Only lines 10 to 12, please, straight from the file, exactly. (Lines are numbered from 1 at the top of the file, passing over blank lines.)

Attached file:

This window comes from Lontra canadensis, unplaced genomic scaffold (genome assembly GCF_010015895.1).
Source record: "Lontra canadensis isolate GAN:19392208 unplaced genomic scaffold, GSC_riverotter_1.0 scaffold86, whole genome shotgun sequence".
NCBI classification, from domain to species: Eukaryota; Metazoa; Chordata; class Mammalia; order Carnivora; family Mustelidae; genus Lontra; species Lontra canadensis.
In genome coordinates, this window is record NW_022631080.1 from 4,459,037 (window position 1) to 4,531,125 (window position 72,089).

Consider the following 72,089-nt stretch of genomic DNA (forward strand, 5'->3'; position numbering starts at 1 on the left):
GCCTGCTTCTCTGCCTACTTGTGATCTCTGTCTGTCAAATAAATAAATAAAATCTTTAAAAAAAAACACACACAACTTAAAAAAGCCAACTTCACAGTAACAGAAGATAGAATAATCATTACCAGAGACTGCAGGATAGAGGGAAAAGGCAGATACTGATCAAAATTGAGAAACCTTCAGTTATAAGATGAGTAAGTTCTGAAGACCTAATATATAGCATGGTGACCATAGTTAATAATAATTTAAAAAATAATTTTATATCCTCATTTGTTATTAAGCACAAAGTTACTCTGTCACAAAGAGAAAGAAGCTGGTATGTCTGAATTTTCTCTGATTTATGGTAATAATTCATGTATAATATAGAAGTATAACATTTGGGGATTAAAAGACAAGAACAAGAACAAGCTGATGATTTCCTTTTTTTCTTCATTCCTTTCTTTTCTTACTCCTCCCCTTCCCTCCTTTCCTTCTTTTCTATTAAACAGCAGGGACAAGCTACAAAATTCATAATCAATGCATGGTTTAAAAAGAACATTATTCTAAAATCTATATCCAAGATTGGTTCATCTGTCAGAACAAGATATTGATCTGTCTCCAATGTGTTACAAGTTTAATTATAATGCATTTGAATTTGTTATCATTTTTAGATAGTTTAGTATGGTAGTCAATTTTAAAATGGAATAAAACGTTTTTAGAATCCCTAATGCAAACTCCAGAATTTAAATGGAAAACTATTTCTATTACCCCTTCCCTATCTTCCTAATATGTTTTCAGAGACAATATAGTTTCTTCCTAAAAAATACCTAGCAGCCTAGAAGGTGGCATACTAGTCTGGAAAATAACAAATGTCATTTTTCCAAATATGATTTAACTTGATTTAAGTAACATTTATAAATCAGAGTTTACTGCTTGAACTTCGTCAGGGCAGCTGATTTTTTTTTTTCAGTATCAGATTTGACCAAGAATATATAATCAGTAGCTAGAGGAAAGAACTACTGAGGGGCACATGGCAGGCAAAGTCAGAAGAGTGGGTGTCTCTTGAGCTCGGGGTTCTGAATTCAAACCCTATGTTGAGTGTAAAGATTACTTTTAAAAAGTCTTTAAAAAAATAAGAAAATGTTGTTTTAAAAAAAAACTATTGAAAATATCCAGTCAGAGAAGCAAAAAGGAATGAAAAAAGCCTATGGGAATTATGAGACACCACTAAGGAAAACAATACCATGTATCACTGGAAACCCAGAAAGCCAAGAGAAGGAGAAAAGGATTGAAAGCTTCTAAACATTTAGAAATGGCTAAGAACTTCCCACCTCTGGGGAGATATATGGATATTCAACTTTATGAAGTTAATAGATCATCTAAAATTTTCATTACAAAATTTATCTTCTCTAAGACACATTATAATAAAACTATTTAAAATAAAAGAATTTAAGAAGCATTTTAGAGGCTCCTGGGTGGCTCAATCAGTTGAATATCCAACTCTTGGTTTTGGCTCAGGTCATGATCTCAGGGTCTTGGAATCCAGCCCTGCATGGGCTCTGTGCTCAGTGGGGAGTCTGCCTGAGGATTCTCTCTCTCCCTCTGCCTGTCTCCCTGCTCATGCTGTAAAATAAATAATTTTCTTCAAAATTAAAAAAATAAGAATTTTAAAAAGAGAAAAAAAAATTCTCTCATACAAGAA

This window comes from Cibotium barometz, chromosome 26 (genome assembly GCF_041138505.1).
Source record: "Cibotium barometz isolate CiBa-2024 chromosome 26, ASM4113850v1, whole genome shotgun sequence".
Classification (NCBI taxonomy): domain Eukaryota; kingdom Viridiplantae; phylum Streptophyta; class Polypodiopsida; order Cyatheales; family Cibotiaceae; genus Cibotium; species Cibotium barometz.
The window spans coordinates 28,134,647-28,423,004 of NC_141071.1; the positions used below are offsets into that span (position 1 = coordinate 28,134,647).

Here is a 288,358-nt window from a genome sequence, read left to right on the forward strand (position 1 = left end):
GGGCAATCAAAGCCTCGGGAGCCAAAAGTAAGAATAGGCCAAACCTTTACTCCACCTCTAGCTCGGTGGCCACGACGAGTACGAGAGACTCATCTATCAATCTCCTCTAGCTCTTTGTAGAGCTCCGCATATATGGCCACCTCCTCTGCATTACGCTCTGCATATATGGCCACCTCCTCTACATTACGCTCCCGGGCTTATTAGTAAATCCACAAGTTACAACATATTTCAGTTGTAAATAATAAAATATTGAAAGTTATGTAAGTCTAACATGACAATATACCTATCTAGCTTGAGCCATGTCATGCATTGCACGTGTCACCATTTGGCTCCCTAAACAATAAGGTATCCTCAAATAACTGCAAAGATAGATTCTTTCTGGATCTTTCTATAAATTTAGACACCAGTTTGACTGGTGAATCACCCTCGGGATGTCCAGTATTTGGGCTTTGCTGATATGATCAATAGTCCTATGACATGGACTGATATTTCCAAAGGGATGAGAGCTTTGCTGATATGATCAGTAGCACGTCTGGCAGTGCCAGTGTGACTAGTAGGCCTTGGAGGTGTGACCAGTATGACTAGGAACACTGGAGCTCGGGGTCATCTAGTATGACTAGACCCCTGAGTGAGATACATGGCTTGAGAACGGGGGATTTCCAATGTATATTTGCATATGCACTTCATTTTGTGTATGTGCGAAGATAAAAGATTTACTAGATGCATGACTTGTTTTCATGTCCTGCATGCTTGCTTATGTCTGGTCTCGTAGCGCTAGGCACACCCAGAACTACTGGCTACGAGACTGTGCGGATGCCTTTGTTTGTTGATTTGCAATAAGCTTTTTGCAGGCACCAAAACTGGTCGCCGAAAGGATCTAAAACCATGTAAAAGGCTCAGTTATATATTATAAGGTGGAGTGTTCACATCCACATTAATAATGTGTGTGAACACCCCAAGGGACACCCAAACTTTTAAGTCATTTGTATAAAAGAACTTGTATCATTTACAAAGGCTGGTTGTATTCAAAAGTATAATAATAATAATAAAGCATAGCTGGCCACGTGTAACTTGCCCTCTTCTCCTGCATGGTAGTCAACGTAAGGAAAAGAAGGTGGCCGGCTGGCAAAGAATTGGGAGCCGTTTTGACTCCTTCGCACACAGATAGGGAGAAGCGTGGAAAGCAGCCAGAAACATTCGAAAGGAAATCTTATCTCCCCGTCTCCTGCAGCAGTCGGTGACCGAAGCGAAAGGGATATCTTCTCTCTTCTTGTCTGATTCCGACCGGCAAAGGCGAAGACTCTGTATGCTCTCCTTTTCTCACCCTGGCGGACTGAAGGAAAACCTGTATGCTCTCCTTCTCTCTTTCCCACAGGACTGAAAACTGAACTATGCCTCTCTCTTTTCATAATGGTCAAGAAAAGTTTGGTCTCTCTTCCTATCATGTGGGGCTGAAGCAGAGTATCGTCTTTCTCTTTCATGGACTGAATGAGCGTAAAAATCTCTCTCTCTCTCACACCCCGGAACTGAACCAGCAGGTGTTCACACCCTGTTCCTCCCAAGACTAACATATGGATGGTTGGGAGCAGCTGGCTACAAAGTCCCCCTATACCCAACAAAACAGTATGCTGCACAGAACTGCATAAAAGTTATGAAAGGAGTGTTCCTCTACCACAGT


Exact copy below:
The window spans coordinates 28,134,647-28,423,004 of NC_141071.1; the positions used below are offsets into that span (position 1 = coordinate 28,134,647).

Here is a 288,358-nt window from a genome sequence, read left to right on the forward strand (position 1 = left end):
GGGCAATCAAAGCCTCGGGAGCCAAAAGTAAGAATAGGCCAAACCTTTACTCCACCTCTAGCTCGGTGGCCACGACGAGTACGAGAGACTCATCTATCAATCTCCTCTAGCTCTTTGTAGAGCTCCGCATATATGGCCACCTCCTCTGCATTACGCTCTGCATATATGGCCACCTCCTCTACATTACGCTCCCGGGCTTATTAGTAAATCCACAAGTTACAACATATTTCAGTTGTAAATAATAAAATATTGAAAGTTATGTAAGTCTAACATGACAATATACCTATCTAGCTTGAGCCATGTCATGCATTGCACGTGTCACCATTTGGCTCCCTAAACAATAAGGTATCCTCAAATAACTGCAAAGATAGATTCTTTCTGGATCTTTCTATAAATTTAGACACCAGTTTGACTGGTGAATCACCCTCGGGATGTCCAGTATTTGGGCTTTGCTGATATGATCAATAGTCCTATGACATGGACTGATATTTCCAAAGGGATGAGAGCTTTGCTGATATGATCAGTAGCACGTCTGGCAGTGCCAGTGTGACTAGTAGGCCTTGGAGGTGTGACCAGTATGACTAGGAACACTGGAGCTCGGGGTCATCTAGTATGACTAGACCCCTGAGTGAGATACATGGCTTGAGAACGGGGGATTTCCAATGTATATTTGCATATGCACTTCATTTTGTGTATGTGCGAAGATAAAAGATTTACTAGATGCATGACTTGTTTTCATGTCCTGCATGCTTGCTTATGTCTGGTCTCGTAGCGCTAGGCACACCCAGAACTACTGGCTACGAGACTGTGCGGATGCCTTTGTTTGTTGATTTGCAATAAGCTTTTTGCAGGCACCAAAACTGGTCGCCGAAAGGATCTAAAACCATGTAAAAGGCTCAGTTATATATTATAAGGTGGAGTGTTCACATCCACATTAATAATGTGTGTGAACACCCCAAGGGACACCCAAACTTTTAAGTCATTTGTATAAAAGAACTTGTATCATTTACAAAGGCTGGTTGTATTCAAAAGTATAATAATAATAATAAAGCATAGCTGGCCACGTGTAACTTGCCCTCTTCTCCTGCATGGTAGTCAACGTAAGGAAAAGAAGGTGGCCGGCTGGCAAAGAATTGGGAGCCGTTTTGACTCCTTCGCACACAGATAGGGAGAAGCGTGGAAAGCAGCCAGAAACATTCGAAAGGAAATCTTATCTCCCCGTCTCCTGCAGCAGTCGGTGACCGAAGCGAAAGGGATATCTTCTCTCTTCTTGTCTGATTCCGACCGGCAAAGGCGAAGACTCTGTATGCTCTCCTTTTCTCACCCTGGCGGACTGAAGGAAAACCTGTATGCTCTCCTTCTCTCTTTCCCACAGGACTGAAAACTGAACTATGCCTCTCTCTTTTCATAATGGTCAAGAAAAGTTTGGTCTCTCTTCCTATCATGTGGGGCTGAAGCAGAGTATCGTCTTTCTCTTTCATGGACTGAATGAGCGTAAAAATCTCTCTCTCTCTCACACCCCGGAACTGAACCAGCAGGTGTTCACACCCTGTTCCTCCCAAGACTAACATATGGATGGTTGGGAGCAGCTGGCTACAAAGTCCCCCTATACCCAACAAAACAGTATGCTGCACAGAACTGCATAAAAGTTATGAAAGGAGTGTTCCTCTACCACAGT